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Trek Bicycle Corporation - STP (Page 1)

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Trek Bicycle Corporation - STP
Are you a rider who would love full suspension, but
you've decided to wait until the bikes get lighter? Wait
no more! At a mere 4.10 pounds (1860 grams), includ-
ing the frame and shock mounting hardware, the Trek
STP frame is lighter than many hardtail race frames.
The acronym STP stands for Soft Tail Pro. A Soft
Tail is a suspension bike without pivots, where the
frame flex provides rear wheel travel over bumps. Pro
geometry is the successful design Trek uses on high
end race bikes. This design provides increased handling
performance at higher speeds. Put them together with
another Trek acronym, OCLV (see pages 4-8), and you
have one fantastic full suspension racing mountain bike.
STP suspension features
The STP offers 35mm of rear wheel travel, or about 1
1/2". This travel is controlled by a RockShox SID rear
shock. The shock is placed with a very low leverage
ratio, so it does not take much pressure in the shock to
provide adequate preload. This low leverage ratio also
allows the shock's damping to do an excellent job, so the
suspension action is not readily noticeable. Basically,
the bike feels like a hardtail in steering, pedaling, and
uphill performance. The difference comparing the STP
to a high-end racing hardtail is that the STP offers
more comfort and extra rear wheel traction. Not a bad
combination of features.
Why not just put a suspension seatpost in a hardtail?
It's true that a suspension seatpost offers some com-
fort. However, few suspension seatposts provide a lot of
travel. And none of them help you when you stand.
There are those suspension seatposts that provide a
lot of travel. This can add lots of comfort, like any sus-
pension. However, most suspension seatposts use pretty
basic suspension, without much opportunity for tuning
beyond simple preload. Another issue is that the same
movement that provides comfort also allows too much
motion between the seat and the bottom bracket.
Moving the seat up and down by an inch or two detracts
from your pedaling power. In some cases, the motion of
the saddle can aggravate your lower back, since with
a suspension seatpost the angle changes between the
back and thighs during the suspension stroke.
Last, allowing the seat height to change during cor-
nering or other maneuvers reduces rider control. Some
seatpost advocates argue that on tough sections a rider
stands up anyway, but when standing the seatpost is no
longer providing suspension.
With the STP, the suspension works full time, seated
or standing. There is a generous amount of suspension,
yet the distance from seat to bottom bracket (as well
as the seat to bars) is fixed for pedaling efficiency. And
with a RockShox SID rear shock, the suspension is
highly tunable.
Compared to pivoting suspension systems
There can be several objections to full suspension.
Most prevalent of these are loss of frame rigidity, added
weight, increased frame noise and/or maintenance, and
reduced pedaling efficiency. In each of these categories,
the STP compares favorably to a hardtail. Most of these
issues are generated by pivots, in either designing the
frame for the pivots, or the result of pivot wear.
No Noise- Noise, or maintenance to avoid or eliminate
noise, is eliminated since there are no pivots to squeak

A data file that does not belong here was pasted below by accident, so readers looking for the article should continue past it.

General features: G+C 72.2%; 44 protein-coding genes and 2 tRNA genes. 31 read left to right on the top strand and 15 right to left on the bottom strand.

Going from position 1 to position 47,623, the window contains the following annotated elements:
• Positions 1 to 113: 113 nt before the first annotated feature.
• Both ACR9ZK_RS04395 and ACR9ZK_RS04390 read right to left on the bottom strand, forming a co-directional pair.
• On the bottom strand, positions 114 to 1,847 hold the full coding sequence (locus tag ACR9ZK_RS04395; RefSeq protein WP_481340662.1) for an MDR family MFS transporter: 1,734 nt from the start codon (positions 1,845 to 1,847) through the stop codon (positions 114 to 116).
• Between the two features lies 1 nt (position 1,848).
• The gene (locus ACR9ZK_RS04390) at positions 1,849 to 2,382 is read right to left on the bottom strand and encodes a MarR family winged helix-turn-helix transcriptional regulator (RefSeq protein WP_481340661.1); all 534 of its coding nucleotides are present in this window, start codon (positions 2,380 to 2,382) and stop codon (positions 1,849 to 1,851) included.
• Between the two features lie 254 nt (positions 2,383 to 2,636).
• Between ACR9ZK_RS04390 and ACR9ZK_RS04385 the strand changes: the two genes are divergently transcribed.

on an STP.
No Flex-As pivots wear, they can allow unwanted frame
Trek 2002 Tech Manual
STP
flex. As the frame flexes laterally and torsionally, the rear
wheel can come out alignment with the front of the bike,
and this makes the bike steer poorly. Again, the STP has
no pivots to allow flex, so steering is just like a similarly
designed hardtail. All the time.
No added weight- Although the STP has the weight of a
rear shock, the use of an OCLV carbon composite frame
balances out the shock weight. Even with the shock in it,
the frame weighs barely over 5 pounds. While this isn't
the lightest frame on the market, it's within a full water
bottle of that weight.
No pedal bob- Since the seatpost and the bottom bracket
are rigidly fixed, there is no change in seat height, and
no loss of pedaling efficiency. Since the bottom bracket
can move relative to the rear wheel, it can be argued that
energy will be lost due to excitation of the shock. That
is, as you move your mass up and down when pedaling,
the shock will be compressed slightly. This does take away
some pedaling energy. But this energy loss is certainly
no greater than without suspension, when you have to
deal with bumps coming directly from the rear wheel to
the saddle.
Frame details
tail. It has a replaceable derailleur hanger. Of course,
the STP also has top routed cables to keep the controls
free from muck-induced friction.
STP suspension setup
As a starting point for adjusting the suspension on an
STP, we recommend setting the forks for about 15% sag
(12mm), and the rear shock at about 25% sag (6mm).
This will provide a good race feel.
To make it easier to set an STP up for a test ride, a
shop can use body weight. Try using a setting in the
rear shock of 1/3 your body weight in pounds in the
main spring, and 1/2 of that in the negative spring.
Adjust the damping in 2 to 3 clicks from minimum.
Body /Preload
Body /Preload
Weight Main
Neg
Weight Main
Neg
LBS
PSI
PSI
KG
ATM
ATM
100
33
16.5
45
2.3
1.1
110
36
18
50
2.5
1.3
120
40
20
55
2.7
1.4
130
43
22
60
3.0
1.5
140
46
23
65
3.3
1.7
150
50
25
70
3.5
1.8
160
53
26.5
75
3.7
1.9
170
56
28
80
4.0
2.0
180
60
30
85
4.2
2.1
190
63
31
90
4.5
2.3
200
66
33
95
4.8
2.4
210
69
35
100
5.0
2.5
220
73
36
105
5.2
2.6
230
76
38
110
5.5
2.7
240
79
40

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